• Finally, there are other uncertainties related to the current design of the wbc_entity_usage table. For example, imagine an editor action that results in a presence of a particular item, with a sitelink, instantiating a label in a particular language at the same time. How many item usage counts do we have: one, two, or more (one S aspect count for the sitelink, and at least another for a specific L aspect count)?

• In conclusion, if Wikidata usage statistics are to encompass all different ways in which an item usage could be defined, by mapping onto all possible editor actions in instantiating a particular item on a particular page, the design of the wbc_entity_usage table would have to undergo a thorough revision, or a new Wikidata usage tracking mechanism would have to be developed from scratch. The wbc_entity_usage table was never designed to having in mind analytic purposes in the first place; however, it is the only source for Wikidata reuse statistics that we have.

Hence, in order to avoid the usage of potentially over-lapping usage aspects to provide an approximation of Wikidata reuse statistics, we have opted to define item reuse merely as a mention on a page. A single item can thus be reused in many ways on the same page, but we count only one mention of that item and do not take various aspects in account at all. Thus the definition of the WDCM Reuse statistic does not provide for the most precise measurement of Wikidata reuse, but it provides for a certain measurement of what can be measured with certainty.

Additional efforts to better categorize Wikidata reuse in WMF projects was put by the WMF Research Team: Categorize different types of Wikidata re-use within Wikimedia projects. The complexity of the problem presents itself clearly in the discussions in this Phab ticket.

## Data Sources for Wikidata Analytics

Here a list of data sources used to build the results presented by Wikidata Analytics:

• The hdfs copy of Wikidata JSON dumps wmf.wikidata_entity: a Hive table, lives in the WMF Data Lake, encompasses a complete copy of the Wikidata JSON dump, updated periodically (see the snapshot field). We use Pyspark to process this table anytime we need to cut out a specific slice of Wikidata entities, relying on their ontological relationships, sometimes using WDQS to first obtain a P31/P279* class structure and then use it as a search index for this table.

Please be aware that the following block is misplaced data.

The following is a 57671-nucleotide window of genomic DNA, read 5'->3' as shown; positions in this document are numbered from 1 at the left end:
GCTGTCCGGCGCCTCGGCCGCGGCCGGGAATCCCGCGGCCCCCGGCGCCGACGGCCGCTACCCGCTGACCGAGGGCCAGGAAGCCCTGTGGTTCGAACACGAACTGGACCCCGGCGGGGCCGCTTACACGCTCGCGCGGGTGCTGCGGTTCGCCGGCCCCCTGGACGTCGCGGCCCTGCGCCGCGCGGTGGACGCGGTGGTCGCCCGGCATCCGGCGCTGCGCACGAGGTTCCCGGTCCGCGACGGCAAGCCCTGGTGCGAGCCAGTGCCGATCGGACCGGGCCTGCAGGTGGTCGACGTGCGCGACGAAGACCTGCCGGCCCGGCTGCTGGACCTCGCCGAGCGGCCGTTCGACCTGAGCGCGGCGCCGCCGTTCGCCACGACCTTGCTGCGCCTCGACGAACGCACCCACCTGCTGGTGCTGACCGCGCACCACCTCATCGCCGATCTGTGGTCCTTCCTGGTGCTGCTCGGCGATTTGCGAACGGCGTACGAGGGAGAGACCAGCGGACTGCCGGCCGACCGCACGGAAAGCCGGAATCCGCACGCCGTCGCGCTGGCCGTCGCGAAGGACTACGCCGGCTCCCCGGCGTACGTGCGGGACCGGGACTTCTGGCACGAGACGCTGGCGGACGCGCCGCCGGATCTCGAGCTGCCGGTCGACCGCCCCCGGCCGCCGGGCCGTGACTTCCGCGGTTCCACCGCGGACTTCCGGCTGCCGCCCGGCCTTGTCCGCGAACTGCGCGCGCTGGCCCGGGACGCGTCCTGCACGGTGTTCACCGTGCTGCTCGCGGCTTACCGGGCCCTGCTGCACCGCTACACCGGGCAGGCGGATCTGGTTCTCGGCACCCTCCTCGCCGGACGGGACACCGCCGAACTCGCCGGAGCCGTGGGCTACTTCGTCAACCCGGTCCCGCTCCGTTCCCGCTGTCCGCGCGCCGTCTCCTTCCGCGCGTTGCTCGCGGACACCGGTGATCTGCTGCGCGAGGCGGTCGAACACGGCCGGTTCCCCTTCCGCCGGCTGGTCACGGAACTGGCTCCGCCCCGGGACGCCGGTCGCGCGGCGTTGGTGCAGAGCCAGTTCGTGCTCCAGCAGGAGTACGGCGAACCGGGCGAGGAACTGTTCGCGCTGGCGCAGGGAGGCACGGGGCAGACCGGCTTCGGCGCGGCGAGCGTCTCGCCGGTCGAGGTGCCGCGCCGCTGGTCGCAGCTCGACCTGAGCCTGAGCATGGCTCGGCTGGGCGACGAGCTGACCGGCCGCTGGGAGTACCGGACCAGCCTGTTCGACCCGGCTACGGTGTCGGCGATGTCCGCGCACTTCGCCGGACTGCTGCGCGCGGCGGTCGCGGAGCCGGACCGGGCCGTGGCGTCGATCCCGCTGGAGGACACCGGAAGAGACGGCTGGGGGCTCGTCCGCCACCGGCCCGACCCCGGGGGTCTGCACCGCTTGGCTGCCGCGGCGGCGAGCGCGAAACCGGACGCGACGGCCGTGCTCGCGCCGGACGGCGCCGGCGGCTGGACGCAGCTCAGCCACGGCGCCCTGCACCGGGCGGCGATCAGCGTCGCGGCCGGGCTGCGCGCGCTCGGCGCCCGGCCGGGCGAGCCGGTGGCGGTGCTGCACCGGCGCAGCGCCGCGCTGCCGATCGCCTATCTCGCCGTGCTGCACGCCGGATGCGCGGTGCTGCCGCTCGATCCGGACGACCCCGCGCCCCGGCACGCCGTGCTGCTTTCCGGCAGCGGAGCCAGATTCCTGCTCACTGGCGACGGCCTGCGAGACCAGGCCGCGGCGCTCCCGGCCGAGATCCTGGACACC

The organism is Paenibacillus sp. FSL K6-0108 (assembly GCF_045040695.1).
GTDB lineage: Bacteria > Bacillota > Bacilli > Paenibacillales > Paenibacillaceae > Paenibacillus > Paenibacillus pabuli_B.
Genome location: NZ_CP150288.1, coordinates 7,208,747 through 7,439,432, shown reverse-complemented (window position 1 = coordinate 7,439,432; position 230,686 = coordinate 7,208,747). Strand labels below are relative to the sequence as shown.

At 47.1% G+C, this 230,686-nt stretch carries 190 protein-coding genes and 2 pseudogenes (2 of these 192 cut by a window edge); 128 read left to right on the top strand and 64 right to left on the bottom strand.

• The Wikidata Query Service WDQS: we typically use SPARQL in conjunction with Blazegraph GAS programs to fetch large result sets from WDQS; this procedure is now being phased out by relying more on the wmf.wikidata_entity Hive table. However, no Wikidata analyst can imagine their work without relying on WDQS at some point.

• The Wikidata Mediawiki History wmf.mediawiki_history: this is a Hive table, it lives in the Data Lake, and stores the denormalized edit history of WMF’s wikis. We use it anytime we need to analyze the statistics in relation to Wikidata users or the revisions they make.

• Event logging of the SPARQL queries received at the WDQS end-point event.wdqs_external_sparql_query and wmf.webrequest - We use data from these tables to analyze the patterns of SPARQL queries received at the WDQS end-point and help the understanding of how to optimize WDQS’s response times.

• Wikidata Pageviews Pageview hourly: this table is used to obtain data on Wikidata pageviews, separately for several namespaces (items, properties, lexemes, entity schemata).

• Wikibase Schema Wikibase/Schema: a relational Wikibase schema which is used primarily to obtain the Wikidata WDCM reuse statistics.

## Algorithms and Models for Wikidata Analytics

We make use of various AI/ML workhorses to figure out the patterns of Wikidata reuse across the WMF universe and derive suitable datasets to illustrate its complexity in ergonomic ways. Here’s some of them: